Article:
(sorry for the picture quality, they were taken with my Nintendo 3DS)
I would be lying if I said I wanted to dance in Obon (ãŠç›†) this year. Ray (he’s the one in purple) asked me to dance a few months ago after my dad died and I said I would. He held me to it. While I’m studying the language and tend toward the otaku I can’t say I knew what I was getting myself into. I’ve never been to Obon festival, so I didn’t really know what dancing in it entailed. Apparently lots of practice!
The dances are mostly simple and repetitive, so you can pick them up fairly easily, but there are a lot of them! I think ten or twelve. We were only able to make it to two of the practice sessions where we trudged along in a very tight circle approximating arm movements and not doing much footwork (though KC stepped hard on my foot twice :P) At the actual event the circles were much larger and more evident that I was often on the wrong foot (I blame being left-handed). So, even though I didn’t not dance very well I still had a lot of fun.
Ray’s wife Diane lent me one of her kimonos. I had no idea what wearing one entailed. Someone must help you put it on. The kimono itself is relatively harmless. It’s the bow! OMG they tie that thing like a corset! Beneath the bow they tie the kimono with regular ties. Then they put a flat piece around your waist the kind of looks like a weight belt (but I think it’s plastic and very flat) and it goes in the front. Then comes the bow which is very long and tied very precisely— and tugged tightly. I don’t think too many people here know how to tie them properly. The lady who helped me dress only knew the one way to tie it. But she did great, it stayed for the whole evening, so I didn’t give anyone a peep show.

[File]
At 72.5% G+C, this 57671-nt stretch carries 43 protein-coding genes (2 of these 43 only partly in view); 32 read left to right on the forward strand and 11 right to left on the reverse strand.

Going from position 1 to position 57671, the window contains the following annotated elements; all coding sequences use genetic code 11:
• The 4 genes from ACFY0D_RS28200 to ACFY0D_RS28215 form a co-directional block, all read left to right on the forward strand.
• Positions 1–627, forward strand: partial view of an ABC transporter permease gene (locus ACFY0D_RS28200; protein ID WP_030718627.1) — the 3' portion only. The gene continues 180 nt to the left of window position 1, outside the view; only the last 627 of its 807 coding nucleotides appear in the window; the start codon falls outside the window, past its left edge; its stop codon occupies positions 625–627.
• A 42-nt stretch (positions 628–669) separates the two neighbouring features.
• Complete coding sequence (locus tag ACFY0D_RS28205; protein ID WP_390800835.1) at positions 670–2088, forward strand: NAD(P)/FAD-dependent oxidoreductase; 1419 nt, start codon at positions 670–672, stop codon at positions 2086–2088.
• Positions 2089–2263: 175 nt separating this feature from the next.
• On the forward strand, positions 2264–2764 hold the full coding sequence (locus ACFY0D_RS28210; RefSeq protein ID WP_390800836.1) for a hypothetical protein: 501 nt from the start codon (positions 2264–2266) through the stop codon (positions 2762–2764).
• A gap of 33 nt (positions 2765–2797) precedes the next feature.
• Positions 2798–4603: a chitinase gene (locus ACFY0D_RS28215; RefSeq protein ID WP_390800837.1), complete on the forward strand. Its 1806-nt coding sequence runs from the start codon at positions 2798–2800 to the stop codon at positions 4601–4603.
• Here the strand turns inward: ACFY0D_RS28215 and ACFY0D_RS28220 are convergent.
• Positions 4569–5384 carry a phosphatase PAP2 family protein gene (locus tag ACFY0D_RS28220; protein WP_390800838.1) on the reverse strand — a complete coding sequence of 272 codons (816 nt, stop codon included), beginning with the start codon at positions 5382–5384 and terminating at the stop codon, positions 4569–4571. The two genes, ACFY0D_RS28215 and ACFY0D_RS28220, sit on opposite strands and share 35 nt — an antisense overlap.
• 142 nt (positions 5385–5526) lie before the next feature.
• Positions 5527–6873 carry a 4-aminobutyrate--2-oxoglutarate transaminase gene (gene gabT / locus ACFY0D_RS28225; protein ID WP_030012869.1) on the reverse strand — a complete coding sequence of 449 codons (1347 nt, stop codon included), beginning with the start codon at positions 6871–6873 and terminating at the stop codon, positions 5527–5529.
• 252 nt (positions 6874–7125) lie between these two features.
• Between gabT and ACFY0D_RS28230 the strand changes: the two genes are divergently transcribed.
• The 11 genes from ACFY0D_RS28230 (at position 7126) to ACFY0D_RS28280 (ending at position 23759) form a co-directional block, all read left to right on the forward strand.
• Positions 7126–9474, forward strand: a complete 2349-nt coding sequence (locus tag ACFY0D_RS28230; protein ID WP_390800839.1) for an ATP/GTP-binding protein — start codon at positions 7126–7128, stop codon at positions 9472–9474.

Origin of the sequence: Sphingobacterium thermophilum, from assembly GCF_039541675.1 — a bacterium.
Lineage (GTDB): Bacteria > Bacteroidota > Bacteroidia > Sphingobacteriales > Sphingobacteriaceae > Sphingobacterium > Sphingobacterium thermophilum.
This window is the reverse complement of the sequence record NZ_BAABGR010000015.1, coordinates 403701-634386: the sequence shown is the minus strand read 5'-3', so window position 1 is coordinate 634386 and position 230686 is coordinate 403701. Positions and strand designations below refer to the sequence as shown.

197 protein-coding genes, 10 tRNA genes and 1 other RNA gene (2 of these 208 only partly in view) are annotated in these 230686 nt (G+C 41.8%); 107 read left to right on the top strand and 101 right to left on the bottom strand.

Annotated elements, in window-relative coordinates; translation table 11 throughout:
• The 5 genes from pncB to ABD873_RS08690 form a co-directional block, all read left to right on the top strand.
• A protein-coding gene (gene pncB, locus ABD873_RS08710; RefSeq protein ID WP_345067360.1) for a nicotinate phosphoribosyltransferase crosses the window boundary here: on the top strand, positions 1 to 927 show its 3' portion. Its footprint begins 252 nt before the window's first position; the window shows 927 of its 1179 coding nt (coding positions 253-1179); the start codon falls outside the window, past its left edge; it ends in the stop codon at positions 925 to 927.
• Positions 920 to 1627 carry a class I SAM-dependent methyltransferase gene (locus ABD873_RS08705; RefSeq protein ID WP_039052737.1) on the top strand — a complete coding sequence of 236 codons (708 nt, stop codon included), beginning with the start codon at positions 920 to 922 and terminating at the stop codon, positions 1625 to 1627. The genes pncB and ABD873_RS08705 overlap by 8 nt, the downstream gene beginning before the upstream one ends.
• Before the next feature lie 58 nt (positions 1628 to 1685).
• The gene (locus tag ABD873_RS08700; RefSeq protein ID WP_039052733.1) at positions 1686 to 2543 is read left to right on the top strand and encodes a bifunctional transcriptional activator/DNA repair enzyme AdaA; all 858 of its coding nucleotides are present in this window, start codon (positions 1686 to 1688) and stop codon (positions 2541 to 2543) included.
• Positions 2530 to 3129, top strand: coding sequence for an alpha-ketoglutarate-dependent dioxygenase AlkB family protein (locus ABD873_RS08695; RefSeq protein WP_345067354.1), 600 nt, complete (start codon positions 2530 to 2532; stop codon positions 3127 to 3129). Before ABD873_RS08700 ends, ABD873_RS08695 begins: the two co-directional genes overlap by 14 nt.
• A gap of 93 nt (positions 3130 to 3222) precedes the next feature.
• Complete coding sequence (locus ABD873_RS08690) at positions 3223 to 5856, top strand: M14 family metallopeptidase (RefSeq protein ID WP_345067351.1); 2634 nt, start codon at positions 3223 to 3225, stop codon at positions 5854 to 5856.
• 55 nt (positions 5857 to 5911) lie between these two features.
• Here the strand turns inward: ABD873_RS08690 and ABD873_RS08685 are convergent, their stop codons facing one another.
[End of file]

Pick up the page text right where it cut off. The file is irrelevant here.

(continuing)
You know how you see people wearing kimonos walking with dainty steps? They have to. The kimono only allows a small range of movement. I was unaware of that at first and tried lumbering about with my normal lurchy steps to no avail. It’s also hard to breathe in and forces very rigid posture. No slouching for me! And hot! This one was made out of cotton. I can’t imagine wearing the elaborate silk ones. It was in the high eighties or low nineties on the day of the festival and got quite hot!
Ray got KC and I an “instructional DVD” of the Obon dances, so next year I’ll be prepared. Anyone know where I can get a flat pokÃ©mon fan? Or some ã‚«ãƒã‚«ãƒ?